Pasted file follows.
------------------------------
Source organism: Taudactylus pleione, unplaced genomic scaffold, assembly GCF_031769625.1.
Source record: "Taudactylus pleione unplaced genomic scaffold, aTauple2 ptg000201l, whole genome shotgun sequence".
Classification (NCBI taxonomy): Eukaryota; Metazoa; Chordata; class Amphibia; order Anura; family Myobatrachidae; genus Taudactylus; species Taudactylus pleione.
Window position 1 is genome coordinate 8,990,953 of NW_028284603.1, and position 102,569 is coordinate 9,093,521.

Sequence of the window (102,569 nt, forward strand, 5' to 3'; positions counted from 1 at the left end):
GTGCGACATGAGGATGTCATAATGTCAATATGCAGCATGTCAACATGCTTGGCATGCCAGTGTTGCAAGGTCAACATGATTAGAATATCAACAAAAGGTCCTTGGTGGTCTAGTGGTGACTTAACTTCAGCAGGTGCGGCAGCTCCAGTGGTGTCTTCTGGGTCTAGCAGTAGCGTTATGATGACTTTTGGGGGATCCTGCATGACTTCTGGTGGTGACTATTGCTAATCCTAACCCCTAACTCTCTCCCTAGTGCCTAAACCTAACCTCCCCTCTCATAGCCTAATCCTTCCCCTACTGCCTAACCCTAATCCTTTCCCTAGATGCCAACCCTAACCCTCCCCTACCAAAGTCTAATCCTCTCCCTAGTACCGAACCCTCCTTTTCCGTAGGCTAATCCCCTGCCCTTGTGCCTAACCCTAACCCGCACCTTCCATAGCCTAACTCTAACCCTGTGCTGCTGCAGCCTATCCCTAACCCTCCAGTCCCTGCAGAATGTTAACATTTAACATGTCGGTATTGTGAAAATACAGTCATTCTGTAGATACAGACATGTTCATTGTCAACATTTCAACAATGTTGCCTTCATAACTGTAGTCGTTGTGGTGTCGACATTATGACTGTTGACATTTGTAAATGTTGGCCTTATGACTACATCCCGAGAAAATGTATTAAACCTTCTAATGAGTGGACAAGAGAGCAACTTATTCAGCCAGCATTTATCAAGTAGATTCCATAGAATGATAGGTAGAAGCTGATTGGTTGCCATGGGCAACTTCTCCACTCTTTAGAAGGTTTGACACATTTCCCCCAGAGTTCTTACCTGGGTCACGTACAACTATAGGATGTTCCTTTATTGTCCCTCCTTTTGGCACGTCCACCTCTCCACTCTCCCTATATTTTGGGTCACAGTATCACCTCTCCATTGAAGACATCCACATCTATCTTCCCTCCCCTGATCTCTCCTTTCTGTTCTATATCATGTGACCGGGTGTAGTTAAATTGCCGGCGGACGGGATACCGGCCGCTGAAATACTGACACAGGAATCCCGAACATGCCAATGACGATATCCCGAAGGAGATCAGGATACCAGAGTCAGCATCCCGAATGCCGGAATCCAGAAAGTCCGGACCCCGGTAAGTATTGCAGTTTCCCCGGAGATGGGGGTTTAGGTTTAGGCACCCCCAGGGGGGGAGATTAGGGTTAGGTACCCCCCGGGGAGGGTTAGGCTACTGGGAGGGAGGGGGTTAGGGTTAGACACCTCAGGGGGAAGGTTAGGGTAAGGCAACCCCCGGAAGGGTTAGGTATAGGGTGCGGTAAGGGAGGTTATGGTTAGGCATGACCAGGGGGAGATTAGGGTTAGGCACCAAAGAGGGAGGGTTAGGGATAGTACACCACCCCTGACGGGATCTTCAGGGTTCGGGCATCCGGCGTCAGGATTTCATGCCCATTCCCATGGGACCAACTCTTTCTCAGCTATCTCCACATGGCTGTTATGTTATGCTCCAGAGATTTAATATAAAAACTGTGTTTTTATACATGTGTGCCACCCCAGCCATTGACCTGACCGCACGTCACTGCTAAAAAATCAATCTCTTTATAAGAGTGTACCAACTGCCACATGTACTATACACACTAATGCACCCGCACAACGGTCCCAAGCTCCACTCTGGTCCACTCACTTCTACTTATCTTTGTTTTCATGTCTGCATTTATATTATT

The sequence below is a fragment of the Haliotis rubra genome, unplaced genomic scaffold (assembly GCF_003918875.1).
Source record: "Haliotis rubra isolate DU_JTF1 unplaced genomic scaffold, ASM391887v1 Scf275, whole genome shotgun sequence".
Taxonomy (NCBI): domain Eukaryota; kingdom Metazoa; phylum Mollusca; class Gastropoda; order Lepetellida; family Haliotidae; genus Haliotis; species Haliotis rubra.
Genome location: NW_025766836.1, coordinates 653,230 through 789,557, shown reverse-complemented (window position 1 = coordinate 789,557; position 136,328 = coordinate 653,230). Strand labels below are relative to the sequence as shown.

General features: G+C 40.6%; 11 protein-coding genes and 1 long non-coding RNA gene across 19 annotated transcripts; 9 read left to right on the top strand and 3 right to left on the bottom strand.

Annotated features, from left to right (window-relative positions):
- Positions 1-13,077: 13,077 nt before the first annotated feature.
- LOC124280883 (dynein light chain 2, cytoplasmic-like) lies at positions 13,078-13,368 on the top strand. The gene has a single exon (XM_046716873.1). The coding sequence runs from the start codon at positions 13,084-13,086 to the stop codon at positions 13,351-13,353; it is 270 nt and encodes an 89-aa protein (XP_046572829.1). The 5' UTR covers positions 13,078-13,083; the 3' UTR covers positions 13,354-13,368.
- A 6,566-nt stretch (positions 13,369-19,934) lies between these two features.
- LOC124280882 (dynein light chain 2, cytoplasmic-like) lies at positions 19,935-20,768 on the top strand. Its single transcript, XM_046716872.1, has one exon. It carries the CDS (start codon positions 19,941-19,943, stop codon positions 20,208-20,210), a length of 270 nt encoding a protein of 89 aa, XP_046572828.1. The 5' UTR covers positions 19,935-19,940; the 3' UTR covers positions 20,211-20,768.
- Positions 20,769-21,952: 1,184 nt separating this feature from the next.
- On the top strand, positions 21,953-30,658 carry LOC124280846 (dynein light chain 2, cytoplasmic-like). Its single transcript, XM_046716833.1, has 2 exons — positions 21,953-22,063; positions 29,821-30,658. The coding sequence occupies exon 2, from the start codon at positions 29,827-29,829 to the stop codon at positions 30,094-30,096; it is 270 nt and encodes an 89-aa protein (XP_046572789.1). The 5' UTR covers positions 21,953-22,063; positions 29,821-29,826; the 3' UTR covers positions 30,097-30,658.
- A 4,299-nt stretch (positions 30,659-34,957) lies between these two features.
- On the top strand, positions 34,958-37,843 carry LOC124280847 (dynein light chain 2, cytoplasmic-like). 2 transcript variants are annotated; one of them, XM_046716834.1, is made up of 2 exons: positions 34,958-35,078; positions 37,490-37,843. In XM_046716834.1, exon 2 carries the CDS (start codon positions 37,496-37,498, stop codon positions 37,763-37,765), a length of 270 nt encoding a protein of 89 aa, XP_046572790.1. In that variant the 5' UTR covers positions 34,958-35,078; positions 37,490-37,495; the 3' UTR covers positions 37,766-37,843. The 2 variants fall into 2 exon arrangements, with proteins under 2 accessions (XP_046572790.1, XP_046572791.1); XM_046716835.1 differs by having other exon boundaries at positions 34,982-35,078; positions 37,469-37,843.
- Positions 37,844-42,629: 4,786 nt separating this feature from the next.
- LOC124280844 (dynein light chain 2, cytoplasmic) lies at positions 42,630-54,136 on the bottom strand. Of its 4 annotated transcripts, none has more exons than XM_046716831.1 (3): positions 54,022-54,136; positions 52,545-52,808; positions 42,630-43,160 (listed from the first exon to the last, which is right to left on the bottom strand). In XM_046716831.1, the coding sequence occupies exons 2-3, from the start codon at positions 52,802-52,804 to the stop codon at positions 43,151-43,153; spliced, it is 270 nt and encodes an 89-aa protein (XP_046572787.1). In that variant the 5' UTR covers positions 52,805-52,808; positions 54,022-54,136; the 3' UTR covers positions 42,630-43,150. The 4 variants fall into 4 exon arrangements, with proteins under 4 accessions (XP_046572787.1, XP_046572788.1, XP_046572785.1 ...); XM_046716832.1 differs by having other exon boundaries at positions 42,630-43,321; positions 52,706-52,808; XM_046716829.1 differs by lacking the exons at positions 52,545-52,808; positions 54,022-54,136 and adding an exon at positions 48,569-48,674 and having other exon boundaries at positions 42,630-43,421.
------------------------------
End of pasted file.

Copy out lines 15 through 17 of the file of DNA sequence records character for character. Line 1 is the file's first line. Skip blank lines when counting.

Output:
- A 6,566-nt stretch (positions 13,369-19,934) lies between these two features.
- LOC124280882 (dynein light chain 2, cytoplasmic-like) lies at positions 19,935-20,768 on the top strand. Its single transcript, XM_046716872.1, has one exon. It carries the CDS (start codon positions 19,941-19,943, stop codon positions 20,208-20,210), a length of 270 nt encoding a protein of 89 aa, XP_046572828.1. The 5' UTR covers positions 19,935-19,940; the 3' UTR covers positions 20,211-20,768.
- Positions 20,769-21,952: 1,184 nt separating this feature from the next.